SALT LAKE CITY — Following the revelation that personal data from some 50 million Facebook users ended up in the hands of political operatives, Rep. Chris Stewart, R-Utah, said Thursday he would like to see "more aggressive" government oversight of social media businesses.
He also wants the opportunity to speak directly with the company's founder and figurehead, CEO Mark Zuckerberg.
Stewart, a member of the House Intelligence Committee, said Facebook has opted to send attorneys or other staff to represent the company in previous committee hearings focused on the social media company's conduct and policy, but after the seismic fallout from the data mishandling, it is time for Zuckerberg to put in an appearance.
"I've been a little disappointed in who's been sent previously to represent various social media companies," Stewart said. "My position is that, for credibility, having the face of the company there answering questions is most appropriate. Obviously, Mark Zuckerberg is the person most closely identified with Facebook."
Stewart said the Facebook data debacle, which he characterized as less an information breach and more a reflection of failed company policy, is one with "tentacles that reach all the way into the U.S. election process" and for that reason, it is appropriate to consider what regulatory changes could help protect social media users from having their personal data inappropriately shared.
"Look, their entire business model is based on collecting and monetizing information," Stewart said. "There is nothing inherently wrong with that, but there should be a reasonable expectation of limits to when and how and what kind of information can be used by a third party."
Stewart underscored that he believes it's critical to not impede on the ecosystem of technology companies and that he admires how these companies were created "from the ground up" by entrepreneurs who have boosted the U.S. economy through advancing innovation.
"I want to emphasize that we don't want to, or need to, be the heavy hand or interfere with the business model," Stewart said. "But we can, and should, do something."
Stewart said while he is not aware of any currently proposed legislation, he is "not alone" among congressional colleagues in his concern about taking action.
While the U.S. has taken a mostly hands-off stance on applying regulations to company conduct on the internet, the European Union has been much more proactive and has a new body of rules, the General Data Protection Regulation, that includes some fairly stringent controls on the collection and use of personal data, going into effect in late May.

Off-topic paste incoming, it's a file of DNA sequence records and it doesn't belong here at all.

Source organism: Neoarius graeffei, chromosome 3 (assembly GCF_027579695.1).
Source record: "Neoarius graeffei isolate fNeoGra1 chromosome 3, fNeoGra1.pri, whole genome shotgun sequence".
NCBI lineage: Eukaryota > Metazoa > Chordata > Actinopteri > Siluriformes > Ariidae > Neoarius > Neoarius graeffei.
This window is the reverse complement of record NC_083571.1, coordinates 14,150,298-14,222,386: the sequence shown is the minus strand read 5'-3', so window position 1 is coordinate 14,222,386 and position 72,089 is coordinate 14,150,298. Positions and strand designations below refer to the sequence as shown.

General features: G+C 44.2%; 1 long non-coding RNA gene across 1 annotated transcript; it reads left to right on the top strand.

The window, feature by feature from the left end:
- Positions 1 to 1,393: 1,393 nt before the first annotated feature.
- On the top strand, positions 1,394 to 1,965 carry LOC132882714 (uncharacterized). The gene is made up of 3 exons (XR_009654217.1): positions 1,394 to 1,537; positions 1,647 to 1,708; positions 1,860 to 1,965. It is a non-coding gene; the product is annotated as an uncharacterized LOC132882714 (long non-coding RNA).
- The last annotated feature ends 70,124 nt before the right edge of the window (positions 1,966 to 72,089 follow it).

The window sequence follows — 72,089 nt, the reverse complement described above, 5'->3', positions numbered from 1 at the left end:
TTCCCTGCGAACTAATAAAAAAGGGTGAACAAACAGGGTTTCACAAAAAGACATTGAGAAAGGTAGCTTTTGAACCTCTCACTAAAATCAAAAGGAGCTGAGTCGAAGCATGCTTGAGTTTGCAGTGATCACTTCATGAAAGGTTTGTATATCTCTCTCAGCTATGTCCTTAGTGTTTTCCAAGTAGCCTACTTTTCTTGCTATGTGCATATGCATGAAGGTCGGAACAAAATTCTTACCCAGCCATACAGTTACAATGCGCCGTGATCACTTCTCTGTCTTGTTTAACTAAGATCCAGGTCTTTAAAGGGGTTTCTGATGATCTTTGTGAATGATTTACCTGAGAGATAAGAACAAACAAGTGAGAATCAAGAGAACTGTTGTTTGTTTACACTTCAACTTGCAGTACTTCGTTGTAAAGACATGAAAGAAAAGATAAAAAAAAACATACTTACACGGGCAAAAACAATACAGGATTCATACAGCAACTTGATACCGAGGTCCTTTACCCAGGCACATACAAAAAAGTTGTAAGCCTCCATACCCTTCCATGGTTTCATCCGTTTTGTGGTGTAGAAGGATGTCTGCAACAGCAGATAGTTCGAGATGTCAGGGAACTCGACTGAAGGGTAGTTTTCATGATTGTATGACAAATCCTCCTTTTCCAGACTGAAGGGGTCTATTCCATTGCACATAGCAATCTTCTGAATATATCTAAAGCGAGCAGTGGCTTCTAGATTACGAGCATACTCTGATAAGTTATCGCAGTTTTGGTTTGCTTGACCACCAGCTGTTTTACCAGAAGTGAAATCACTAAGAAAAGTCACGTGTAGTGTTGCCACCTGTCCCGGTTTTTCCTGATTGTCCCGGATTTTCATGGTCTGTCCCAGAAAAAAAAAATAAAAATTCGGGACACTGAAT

These include required notification of affected parties within 72 hours of a data breach incident, a "right to access" rule that elevates transparency by requiring data "controllers" to share, on request, what information they've collected on a requestor and a "right to be forgotten" rule which allows requestors to have their data file deleted for a number of reasons, including the decision to rescind consent.
Penalties for data handlers that breach the General Data Protection Regulation are stiff and can reach as much as 20 million euros or 4 percent of the offending company's annual revenues, whichever is greater.
Pete Ashdown, founder and CEO of Utah independent internet service provider Xmission, said while the new E.U. rules are admirable, it's important to remember that social media users are choosing to expose their personal information when they sign up, or opt-in, to use the platforms.
"Facebook is a company that earns their money by selling information about members to advertisers," Ashdown said. "Cambridge Analytica took advantage of that basis, and exploited it in a way that Facebook didn't expect. Whether you fault them or not, they saw the angle."
Ashdown said social media users need to "open their eyes a little wider … and really evaluate what they choose to share and post on Facebook" and other platforms. He also said that while previous government attempts at privacy assurances have fallen short, he would support an effort to bolster protections of digitally harvested personal information.
"I'm not sure what Congressman Stewart has in mind," Ashdown said. "But I would welcome any action. More transparency … and accountability is a good thing."